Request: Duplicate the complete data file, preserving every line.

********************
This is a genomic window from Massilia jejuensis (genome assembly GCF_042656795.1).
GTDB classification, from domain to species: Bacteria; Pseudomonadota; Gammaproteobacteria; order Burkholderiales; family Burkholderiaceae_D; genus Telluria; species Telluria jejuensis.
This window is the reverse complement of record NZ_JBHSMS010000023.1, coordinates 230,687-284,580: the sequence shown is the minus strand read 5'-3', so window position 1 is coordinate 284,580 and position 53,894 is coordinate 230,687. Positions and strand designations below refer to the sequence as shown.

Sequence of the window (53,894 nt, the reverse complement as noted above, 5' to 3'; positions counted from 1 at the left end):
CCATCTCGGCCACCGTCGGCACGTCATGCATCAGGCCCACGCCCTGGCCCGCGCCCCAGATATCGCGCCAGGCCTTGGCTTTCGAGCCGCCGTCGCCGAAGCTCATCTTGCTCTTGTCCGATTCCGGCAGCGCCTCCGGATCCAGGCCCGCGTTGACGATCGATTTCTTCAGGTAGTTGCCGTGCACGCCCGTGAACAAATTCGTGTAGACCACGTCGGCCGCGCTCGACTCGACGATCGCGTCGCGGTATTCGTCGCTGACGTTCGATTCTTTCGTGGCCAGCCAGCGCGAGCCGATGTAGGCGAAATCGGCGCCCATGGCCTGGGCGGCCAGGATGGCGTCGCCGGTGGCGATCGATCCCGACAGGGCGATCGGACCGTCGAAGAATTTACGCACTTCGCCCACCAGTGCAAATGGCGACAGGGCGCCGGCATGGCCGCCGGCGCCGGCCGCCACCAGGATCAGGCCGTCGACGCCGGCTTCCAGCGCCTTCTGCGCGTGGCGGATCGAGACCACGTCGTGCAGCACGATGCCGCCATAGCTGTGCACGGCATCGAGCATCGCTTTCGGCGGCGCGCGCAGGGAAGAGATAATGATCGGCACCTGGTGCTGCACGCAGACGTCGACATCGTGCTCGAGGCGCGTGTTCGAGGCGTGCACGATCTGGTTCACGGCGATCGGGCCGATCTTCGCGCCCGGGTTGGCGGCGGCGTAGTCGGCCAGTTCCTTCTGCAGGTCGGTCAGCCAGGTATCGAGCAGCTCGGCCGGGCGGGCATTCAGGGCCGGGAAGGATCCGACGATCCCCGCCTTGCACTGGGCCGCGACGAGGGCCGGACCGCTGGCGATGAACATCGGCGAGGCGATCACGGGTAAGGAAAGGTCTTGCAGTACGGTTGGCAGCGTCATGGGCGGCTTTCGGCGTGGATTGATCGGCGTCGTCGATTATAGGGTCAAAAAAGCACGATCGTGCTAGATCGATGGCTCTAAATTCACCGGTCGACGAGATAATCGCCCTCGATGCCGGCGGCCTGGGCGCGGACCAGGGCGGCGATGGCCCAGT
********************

This is a genomic window from Massilia jejuensis (genome assembly GCF_042656795.1).
GTDB classification, from domain to species: Bacteria; Pseudomonadota; Gammaproteobacteria; order Burkholderiales; family Burkholderiaceae_D; genus Telluria; species Telluria jejuensis.
This window is the reverse complement of record NZ_JBHSMS010000023.1, coordinates 230,687-284,580: the sequence shown is the minus strand read 5'-3', so window position 1 is coordinate 284,580 and position 53,894 is coordinate 230,687. Positions and strand designations below refer to the sequence as shown.

Sequence of the window (53,894 nt, the reverse complement as noted above, 5' to 3'; positions counted from 1 at the left end):
CCATCTCGGCCACCGTCGGCACGTCATGCATCAGGCCCACGCCCTGGCCCGCGCCCCAGATATCGCGCCAGGCCTTGGCTTTCGAGCCGCCGTCGCCGAAGCTCATCTTGCTCTTGTCCGATTCCGGCAGCGCCTCCGGATCCAGGCCCGCGTTGACGATCGATTTCTTCAGGTAGTTGCCGTGCACGCCCGTGAACAAATTCGTGTAGACCACGTCGGCCGCGCTCGACTCGACGATCGCGTCGCGGTATTCGTCGCTGACGTTCGATTCTTTCGTGGCCAGCCAGCGCGAGCCGATGTAGGCGAAATCGGCGCCCATGGCCTGGGCGGCCAGGATGGCGTCGCCGGTGGCGATCGATCCCGACAGGGCGATCGGACCGTCGAAGAATTTACGCACTTCGCCCACCAGTGCAAATGGCGACAGGGCGCCGGCATGGCCGCCGGCGCCGGCCGCCACCAGGATCAGGCCGTCGACGCCGGCTTCCAGCGCCTTCTGCGCGTGGCGGATCGAGACCACGTCGTGCAGCACGATGCCGCCATAGCTGTGCACGGCATCGAGCATCGCTTTCGGCGGCGCGCGCAGGGAAGAGATAATGATCGGCACCTGGTGCTGCACGCAGACGTCGACATCGTGCTCGAGGCGCGTGTTCGAGGCGTGCACGATCTGGTTCACGGCGATCGGGCCGATCTTCGCGCCCGGGTTGGCGGCGGCGTAGTCGGCCAGTTCCTTCTGCAGGTCGGTCAGCCAGGTATCGAGCAGCTCGGCCGGGCGGGCATTCAGGGCCGGGAAGGATCCGACGATCCCCGCCTTGCACTGGGCCGCGACGAGGGCCGGACCGCTGGCGATGAACATCGGCGAGGCGATCACGGGTAAGGAAAGGTCTTGCAGTACGGTTGGCAGCGTCATGGGCGGCTTTCGGCGTGGATTGATCGGCGTCGTCGATTATAGGGTCAAAAAAGCACGATCGTGCTAGATCGATGGCTCTAAATTCACCGGTCGACGAGATAATCGCCCTCGATGCCGGCGGCCTGGGCGCGGACCAGGGCGGCGATGGCCCAGT